eliminated the source of the staining. Otherwise it will
just come back and many times it will be worse than before.
Once the source of excessive tearing and staining is found
a pro-active program to remove the staining can begin.
After insuring that irritation, environment, water and diet
issues have been as a source of excessive tearing you can
begin to think about removing the tear staining. Dealing
with yeast and bacterial infections is next. I have found
success in eliminating tear staining by putting my Maltese
on a ten day course of low dose chlortetracycline.
Occasionally this may need to be repeated. However, I do
not use this in puppies that have not yet cut their adult
Tetracycline has been shown to cause teeth which have not
erupted to permanently stain yellow. Maltese not responding
to tetracycline may respond well to Lincocine. Yeast
infections in the ears may also be a frequent culprit of
tear stain; this generally responds well to Otomax
If you wish to attempt to remove tear staining from the
facial hair there are a several things that can done. There
are a number of products available from the dog products
suppliers at shows or through mail order that can be used
on the facial hair on a daily basis. However, it is my
opinion that unless you have minimal staining these
products just do not work.
I have three solutions that I can suggest to remove tear
staining. Care must be taken in using these products or any
other chemical solutions to not get anything in the
dog’s eyes. It is also important to remember that
when attempting to removing tear staining you my also be
damaging the hair. Before I bleach I make sure I condition
the hair well first. What works best for me is Wella
Cholesterol. I pack the face furnishings with this for
several days efore I bleach. Make sure you neutralize the
effects of the chemicals you have used and condition the
facial hair after any attempts to remove stain.
1) Milk of Magnesia, corn starch and peroxide (20 volume to
40 volume) — make a good paste of this and put on the
stained area and let dry overnight. Wash out, CONDITION
WELL. Keep doing this for several days until tear staining
is gone, although I would recommend skipping a day or two
between applications if possible.
2) Crowne Royale makes a product called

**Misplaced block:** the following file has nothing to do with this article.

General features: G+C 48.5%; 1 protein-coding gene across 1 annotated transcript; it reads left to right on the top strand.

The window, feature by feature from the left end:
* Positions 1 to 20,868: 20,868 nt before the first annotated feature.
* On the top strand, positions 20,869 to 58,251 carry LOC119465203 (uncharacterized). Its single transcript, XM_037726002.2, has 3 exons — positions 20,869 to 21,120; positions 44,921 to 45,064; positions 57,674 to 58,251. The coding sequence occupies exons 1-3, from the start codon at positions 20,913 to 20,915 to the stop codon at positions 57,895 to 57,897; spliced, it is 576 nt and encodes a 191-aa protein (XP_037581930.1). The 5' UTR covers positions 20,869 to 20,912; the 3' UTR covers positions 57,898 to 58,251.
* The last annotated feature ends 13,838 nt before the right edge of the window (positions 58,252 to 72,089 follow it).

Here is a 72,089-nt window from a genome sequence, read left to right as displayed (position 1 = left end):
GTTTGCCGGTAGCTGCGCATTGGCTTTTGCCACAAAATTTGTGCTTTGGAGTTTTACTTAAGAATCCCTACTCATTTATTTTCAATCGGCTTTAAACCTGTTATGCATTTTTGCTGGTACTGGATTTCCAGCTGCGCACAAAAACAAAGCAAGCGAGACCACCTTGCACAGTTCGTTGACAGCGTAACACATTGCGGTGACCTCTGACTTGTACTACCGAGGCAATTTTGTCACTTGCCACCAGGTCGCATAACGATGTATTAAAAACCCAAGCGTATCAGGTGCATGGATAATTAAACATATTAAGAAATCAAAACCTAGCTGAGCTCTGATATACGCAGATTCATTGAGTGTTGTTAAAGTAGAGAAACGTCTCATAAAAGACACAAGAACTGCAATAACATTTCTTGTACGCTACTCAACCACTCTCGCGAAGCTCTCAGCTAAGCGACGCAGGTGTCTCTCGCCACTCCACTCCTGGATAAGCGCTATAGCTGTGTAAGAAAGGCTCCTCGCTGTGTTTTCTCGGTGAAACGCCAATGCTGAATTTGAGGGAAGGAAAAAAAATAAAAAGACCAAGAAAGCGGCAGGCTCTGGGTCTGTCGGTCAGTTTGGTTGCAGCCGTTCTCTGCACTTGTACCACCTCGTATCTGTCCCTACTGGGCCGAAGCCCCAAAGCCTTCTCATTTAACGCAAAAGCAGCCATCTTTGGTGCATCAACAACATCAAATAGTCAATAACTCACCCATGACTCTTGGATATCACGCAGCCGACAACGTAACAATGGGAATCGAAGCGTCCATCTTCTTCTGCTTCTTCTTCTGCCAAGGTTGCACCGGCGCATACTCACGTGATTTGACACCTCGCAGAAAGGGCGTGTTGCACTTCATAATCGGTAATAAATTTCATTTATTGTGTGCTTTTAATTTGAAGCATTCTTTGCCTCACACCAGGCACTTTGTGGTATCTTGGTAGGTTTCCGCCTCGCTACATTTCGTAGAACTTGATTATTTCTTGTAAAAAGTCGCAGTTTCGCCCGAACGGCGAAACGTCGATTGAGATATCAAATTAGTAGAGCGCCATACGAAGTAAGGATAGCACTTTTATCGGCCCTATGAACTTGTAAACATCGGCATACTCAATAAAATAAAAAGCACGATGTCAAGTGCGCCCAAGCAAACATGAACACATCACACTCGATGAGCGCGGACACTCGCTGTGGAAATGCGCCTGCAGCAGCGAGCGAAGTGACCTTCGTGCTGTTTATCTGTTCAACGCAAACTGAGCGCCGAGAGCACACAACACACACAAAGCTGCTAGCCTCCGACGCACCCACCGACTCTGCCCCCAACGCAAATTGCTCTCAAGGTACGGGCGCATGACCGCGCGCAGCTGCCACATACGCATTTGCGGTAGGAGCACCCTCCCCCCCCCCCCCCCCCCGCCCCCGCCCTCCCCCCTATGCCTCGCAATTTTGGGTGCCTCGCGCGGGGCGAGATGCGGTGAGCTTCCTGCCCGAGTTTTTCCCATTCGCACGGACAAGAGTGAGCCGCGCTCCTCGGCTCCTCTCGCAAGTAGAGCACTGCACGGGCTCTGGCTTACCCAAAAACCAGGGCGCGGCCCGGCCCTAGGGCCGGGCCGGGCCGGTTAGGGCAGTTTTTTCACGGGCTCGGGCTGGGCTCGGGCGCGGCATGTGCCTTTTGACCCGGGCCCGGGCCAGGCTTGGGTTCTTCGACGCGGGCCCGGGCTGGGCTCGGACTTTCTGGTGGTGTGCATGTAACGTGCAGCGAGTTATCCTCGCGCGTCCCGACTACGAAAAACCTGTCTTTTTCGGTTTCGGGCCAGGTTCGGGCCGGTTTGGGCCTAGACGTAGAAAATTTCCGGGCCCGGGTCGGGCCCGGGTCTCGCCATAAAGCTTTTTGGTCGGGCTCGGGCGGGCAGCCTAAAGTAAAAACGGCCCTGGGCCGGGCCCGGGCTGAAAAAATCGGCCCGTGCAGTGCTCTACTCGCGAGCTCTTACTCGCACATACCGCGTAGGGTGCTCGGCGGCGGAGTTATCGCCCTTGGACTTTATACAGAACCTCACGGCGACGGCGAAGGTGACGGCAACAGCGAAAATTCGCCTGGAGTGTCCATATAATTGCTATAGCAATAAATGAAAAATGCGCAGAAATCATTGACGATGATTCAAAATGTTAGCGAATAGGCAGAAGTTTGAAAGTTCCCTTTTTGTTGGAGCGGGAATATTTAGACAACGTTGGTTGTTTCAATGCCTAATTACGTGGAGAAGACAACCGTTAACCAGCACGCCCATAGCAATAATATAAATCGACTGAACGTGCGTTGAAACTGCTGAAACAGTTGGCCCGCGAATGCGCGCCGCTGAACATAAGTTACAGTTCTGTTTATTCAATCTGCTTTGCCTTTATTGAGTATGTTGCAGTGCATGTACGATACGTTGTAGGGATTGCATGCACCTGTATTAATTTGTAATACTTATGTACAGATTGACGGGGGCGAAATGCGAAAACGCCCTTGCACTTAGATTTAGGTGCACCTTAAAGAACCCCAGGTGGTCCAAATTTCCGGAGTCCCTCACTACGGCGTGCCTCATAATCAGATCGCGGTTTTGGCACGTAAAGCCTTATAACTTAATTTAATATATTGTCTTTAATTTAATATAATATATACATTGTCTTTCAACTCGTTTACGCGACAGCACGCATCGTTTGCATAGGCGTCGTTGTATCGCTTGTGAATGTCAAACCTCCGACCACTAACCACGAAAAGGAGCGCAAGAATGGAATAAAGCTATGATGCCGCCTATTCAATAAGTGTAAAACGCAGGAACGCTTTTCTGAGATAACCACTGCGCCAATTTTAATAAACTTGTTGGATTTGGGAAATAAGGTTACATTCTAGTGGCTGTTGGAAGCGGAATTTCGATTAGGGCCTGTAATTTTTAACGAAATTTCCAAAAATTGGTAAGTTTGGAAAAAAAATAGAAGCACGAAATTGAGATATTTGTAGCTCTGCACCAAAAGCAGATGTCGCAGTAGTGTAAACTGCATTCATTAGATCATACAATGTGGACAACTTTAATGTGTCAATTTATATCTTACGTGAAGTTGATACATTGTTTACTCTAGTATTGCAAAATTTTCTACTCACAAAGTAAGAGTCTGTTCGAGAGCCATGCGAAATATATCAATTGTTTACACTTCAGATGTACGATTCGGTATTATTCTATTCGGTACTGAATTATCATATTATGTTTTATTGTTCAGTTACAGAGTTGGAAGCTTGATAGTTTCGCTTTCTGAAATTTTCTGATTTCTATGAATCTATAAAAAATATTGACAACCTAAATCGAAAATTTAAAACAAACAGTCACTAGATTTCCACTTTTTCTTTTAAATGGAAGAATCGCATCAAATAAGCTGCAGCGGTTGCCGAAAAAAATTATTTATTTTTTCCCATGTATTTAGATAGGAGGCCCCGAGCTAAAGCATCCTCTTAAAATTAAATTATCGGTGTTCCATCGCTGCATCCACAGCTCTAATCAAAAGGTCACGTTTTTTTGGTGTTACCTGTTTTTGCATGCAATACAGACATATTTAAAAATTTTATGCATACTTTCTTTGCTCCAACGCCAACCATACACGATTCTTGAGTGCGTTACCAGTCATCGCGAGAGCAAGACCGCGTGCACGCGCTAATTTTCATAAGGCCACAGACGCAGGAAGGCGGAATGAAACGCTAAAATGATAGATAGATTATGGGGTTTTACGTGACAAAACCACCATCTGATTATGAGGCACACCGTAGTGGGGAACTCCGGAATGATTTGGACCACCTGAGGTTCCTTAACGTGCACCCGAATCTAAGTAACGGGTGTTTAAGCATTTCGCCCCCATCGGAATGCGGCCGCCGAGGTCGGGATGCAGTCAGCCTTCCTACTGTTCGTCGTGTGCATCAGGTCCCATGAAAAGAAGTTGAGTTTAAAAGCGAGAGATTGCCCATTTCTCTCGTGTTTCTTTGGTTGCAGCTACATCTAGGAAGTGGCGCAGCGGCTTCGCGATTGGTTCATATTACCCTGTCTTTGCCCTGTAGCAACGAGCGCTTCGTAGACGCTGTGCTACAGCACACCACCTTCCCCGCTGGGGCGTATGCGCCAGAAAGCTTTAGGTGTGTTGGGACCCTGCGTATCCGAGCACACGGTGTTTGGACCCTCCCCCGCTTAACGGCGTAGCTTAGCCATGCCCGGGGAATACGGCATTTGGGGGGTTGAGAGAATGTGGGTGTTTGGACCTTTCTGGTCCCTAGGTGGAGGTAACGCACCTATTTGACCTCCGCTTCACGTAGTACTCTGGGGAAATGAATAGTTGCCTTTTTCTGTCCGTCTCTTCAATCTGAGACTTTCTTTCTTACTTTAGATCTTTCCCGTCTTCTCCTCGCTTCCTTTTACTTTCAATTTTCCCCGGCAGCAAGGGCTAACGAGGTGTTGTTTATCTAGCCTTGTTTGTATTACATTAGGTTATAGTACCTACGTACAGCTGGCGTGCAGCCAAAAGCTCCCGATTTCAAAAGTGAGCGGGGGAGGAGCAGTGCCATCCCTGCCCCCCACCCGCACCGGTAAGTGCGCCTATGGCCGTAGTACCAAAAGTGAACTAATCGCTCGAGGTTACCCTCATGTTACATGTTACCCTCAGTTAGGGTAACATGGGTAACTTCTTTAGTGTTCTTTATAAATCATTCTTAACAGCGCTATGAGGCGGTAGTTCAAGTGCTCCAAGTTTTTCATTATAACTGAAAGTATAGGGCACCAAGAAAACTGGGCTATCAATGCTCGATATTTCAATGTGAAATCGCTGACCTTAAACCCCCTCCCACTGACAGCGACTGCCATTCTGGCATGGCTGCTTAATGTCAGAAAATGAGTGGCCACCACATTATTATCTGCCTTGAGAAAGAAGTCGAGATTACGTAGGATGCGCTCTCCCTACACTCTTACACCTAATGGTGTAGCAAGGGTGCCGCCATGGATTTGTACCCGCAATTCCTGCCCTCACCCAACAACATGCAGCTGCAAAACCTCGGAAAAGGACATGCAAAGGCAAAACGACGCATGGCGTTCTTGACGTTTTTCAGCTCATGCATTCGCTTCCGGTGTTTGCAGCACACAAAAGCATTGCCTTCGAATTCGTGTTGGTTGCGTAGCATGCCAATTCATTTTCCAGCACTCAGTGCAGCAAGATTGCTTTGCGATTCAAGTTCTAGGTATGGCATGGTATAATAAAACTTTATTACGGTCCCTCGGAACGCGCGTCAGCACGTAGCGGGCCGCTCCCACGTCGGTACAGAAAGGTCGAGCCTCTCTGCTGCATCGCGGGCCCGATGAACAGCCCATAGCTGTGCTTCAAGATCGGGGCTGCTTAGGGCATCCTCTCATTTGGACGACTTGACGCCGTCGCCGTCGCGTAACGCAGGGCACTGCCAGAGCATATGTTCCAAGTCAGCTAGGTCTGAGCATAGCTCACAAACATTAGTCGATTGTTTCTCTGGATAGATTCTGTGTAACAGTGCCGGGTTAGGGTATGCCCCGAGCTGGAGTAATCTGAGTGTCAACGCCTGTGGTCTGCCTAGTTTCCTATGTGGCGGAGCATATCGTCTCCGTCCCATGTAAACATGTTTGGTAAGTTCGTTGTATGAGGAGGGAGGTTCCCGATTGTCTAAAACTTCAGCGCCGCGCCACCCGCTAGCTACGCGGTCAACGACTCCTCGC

“WHITNER” — mix this with peroxide (20
volume to 40 volume) into a paste and again leave on
overnite. The Crowne Royale Whitener works a lot like
number 1, it works faster but IMHO it is much harsher
— CONDITION WELL. Crowne Royale’s phone # is
1-800-992-5400 and is also available from many vendors at
the dog shows.
3) Human hair bleach — there are any number of brand
of this. When I started in Maltese a number of years ago my
mentor told me ONLY to use Wella Wellite (this is the one
in the light blue/turquoise package). Many of the human
hair bleaches are very harsh and they all work, but care
needs to be used in selecting the bleach to use. I’ve
tried others but always go back to Wellite.
The bottom line of beaching is CONDITION CONDITION
CONDITION. I also use 40 volume most of the time. My
personal hairdresser (who was one one of the top colorists
is NYC before “retiring” to Northern
California) told me that if your going to bleach 20 volume
is just as bad for your hair as 40 volume — the color
comes up faster with 40 volume. The DAMAGE you do to the
hair –and yes bleaching can do damage — is the
same. It depends on how long bleach is on the hair (time)
and it is shorter with 40 volume — hence less damage.
I always use the creme bleach and have recently found a gel
bleach that works quite well.. These are much better than
the straight liquid types — better on the hair.
And finally, don’t be impatient. If you have a face
that is badly stained it may take several bleachings to
bring the color back up to white. Do it several days apart
and in between CONDITION CONDITION CONDITION.